Letters to the Editor for March 1

No calls back

Dear Congressman Greg Walden and Representative Mark Johnson,

Many weeks ago, I contacted each of you to ask about your position on a specific issue. I am still waiting for any type of response. In the months leading up to the election, I received lots and lots of mail from both of you, as well as a few phone calls — so I know you know how to reach me.

Cindy Yoshimura

Hood River

A Russia link

At the library today I was caught trying to use my expired library card. My first thought was I didn’t know the cards expired. Second thought was, “Is that grounds for deportation?” My grandparents came to this country fleeing the 1915(ish) Russian Revolution. I am not sure they were legal arrivals. Never really thought about it much before. Does that make me illegal? Third thought, “No, I am probably safe because this administration likes Russia.” Then I remembered this is a sanctuary city. I made it home safe for now with good books to read. And much to think about.

Ann Lameka

Mt. Hood


Change is an agent of control.

Hunter-gatherer cultures were stable for millennia because the environment was obviously in control. (It still is. We ignore this fact at our great and immediate peril.) When we invented agriculture, everything seemed to change (though nothing did). We started to accept the delusion of our control. This delusion has been deepening ever since.

Hunter-gatherer cultures were totally dependent on group cohesion. Everyone’s survival depended on it. Individual survival was only possible in the group … banishment was death. Because of this, everyone knew everyone else’s business. Every child had multiple role models and authority figures. This all changed with the industrial revolution and the rapid expansion of wealth at the “top.” With the mechanization of farm jobs and the creation of urban factories, the nuclear family was hatched. It was a support group for factory workers (including children).

In the absence of multiple role models and authority figures, the father assumed dictatorial power over his children. This suited the controlling classes just fine. The nuclear family became a direct power conduit to our children for those with more power than their father. The children, groomed by the controlling classes, became parents … over and over and over again. The nuclear family is the engine of the mind bogglingly, breath taking change we have experienced that has lead mysteriously to the extreme wealth of the controlling classes … go figure!

I am still getting used to this.

David Warnock

Hood River

Memory loss

Dear Mr. President: Do you remember the Constitution you talked about during your campaign? I am hopeful that you do, and are still interested in honoring it as you said you would. It would really mean a lot to many of us.

P.S. Please star this document on your phone in case your tremendous intellect is sidetracked by the incredibly humorous musings of newly-elected Secretary of Education Betsy DeVos.

Steve Kaplan

Hood River

‘Buck up’

In response to the two-column article, “Resistance goes mainstream” by Patrick Hiller, Ph.D., on Feb. 18, I write:

Dr. Hiller was not specific what he meant about the “laundry-list of social inequity being spewed” by President Trump. Then Dr. Hiller lists various entities who have, are and will be resisting President Trump. He describes President Trump’s paths as being destructive, but does not explain how he will be destructive.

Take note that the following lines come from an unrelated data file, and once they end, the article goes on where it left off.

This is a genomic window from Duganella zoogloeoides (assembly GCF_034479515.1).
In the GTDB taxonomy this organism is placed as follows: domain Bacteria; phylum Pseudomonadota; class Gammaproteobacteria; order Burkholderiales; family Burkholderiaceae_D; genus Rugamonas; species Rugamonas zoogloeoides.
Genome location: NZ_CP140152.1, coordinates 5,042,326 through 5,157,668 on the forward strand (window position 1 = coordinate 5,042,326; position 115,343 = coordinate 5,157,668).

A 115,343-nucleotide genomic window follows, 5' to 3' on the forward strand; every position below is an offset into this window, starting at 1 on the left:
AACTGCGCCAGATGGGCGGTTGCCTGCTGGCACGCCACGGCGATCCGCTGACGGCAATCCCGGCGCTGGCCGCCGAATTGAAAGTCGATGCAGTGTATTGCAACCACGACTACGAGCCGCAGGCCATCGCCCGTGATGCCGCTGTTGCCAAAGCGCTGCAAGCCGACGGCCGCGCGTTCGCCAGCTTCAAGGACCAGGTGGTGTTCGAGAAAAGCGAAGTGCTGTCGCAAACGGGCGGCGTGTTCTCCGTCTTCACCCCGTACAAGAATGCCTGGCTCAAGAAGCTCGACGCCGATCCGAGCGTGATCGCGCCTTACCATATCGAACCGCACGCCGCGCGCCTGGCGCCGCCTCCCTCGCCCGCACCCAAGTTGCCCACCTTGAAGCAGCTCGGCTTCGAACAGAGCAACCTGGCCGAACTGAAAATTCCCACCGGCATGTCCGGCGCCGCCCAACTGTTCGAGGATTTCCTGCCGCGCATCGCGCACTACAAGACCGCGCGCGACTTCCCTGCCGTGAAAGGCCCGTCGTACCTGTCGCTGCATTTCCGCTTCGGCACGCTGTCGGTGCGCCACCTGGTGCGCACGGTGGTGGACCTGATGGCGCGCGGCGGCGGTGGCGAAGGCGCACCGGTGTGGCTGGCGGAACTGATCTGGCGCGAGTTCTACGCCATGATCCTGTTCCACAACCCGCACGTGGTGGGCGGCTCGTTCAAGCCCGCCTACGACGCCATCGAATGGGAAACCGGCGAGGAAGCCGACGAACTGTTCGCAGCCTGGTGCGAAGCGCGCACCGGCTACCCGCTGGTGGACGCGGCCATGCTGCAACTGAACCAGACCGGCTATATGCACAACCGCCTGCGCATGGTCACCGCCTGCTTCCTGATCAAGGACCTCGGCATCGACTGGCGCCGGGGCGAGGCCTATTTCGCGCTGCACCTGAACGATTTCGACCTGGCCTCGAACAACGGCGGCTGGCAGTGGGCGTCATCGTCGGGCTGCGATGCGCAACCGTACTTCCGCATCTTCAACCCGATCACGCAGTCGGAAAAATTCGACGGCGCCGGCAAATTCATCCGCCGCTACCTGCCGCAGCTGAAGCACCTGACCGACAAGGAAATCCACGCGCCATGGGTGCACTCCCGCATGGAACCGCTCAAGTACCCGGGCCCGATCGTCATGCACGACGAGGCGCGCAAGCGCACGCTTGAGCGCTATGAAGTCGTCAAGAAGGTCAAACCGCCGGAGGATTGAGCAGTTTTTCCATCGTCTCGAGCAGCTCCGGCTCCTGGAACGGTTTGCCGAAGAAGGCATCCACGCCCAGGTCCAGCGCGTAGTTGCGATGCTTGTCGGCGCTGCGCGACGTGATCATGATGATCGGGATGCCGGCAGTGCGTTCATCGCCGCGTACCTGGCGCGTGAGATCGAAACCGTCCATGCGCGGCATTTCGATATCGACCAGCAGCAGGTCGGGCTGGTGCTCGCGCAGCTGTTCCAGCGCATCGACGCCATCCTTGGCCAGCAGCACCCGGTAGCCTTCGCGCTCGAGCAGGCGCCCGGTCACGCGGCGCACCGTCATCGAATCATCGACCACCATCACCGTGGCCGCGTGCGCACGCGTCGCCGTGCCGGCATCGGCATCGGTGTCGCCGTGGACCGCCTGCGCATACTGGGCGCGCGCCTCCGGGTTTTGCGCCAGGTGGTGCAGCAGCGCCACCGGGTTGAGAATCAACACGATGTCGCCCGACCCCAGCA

I happen to be part of the 29 percent of Hood River County residents who voted for Trump and did not vote for “hate and fear.” And I suspect that the others who voted for him didn’t vote for “hate and fear” either. The left seems to define any disagreement with them as “hate,” even when hate is not present or intended. But most of the destruction and overt hate is done by the left against those who disagree with the left.

President Trump is accomplishing and is trying to accomplish exactly what he said he would do. Most of the regular news media are indeed anti-Trump and are doing their best to derail his presidency, by spewing various degrees of lies. And ex-President Obama is now abetting this effort, too.

When President Obama was elected U.S. President, I was dismayed, but I lived with it. In my opinion, he was the worst president in my 83 years of life!

So my advice to you people on the left is this: Buck up, live with it and grow up!

Donald Rose, MD

Hood River

Lighten up

Stay calm.

Play nice.

Think through things.

Don’t over react.

Do your research.

Help someone else.

Compete with class.

All rules I used in 31 years of teaching Physical Education and 20 years in OSAA Athletics.

Americans could use some coaching right now.

Barb Hosford

Hood River

Keep maternity coverage

Prior to the ACA, maternity coverage was rare and costly in the individual insurance market. If Congress drops the requirement to cover maternity, we will likely return to those bad old days. Rep. Walden is a leader in reform efforts, and will have an important say in whether families continue to have access to affordable maternity coverage.

Having a baby is expensive today. Average costs are around $25,000. A premature baby’s hospital bill can easily run over $500,000. Insurers won’t offer maternity coverage without hefty premiums and will likely want long waiting periods before coverage kicks in.

Unlike the individual market, most pre-ACA employer plans included maternity coverage. If legislation to “repair” the ACA doesn’t include maternity as a covered benefit, Congress is likely to be confronted by an angry group of constituents — people working jobs without employer healthcare who make too much to qualify for Medicaid. These are often families working multiple part-time or lower paying jobs. Many of them live in Walden’s rural district. They will resent being left on their own to have babies without needed maternity coverage.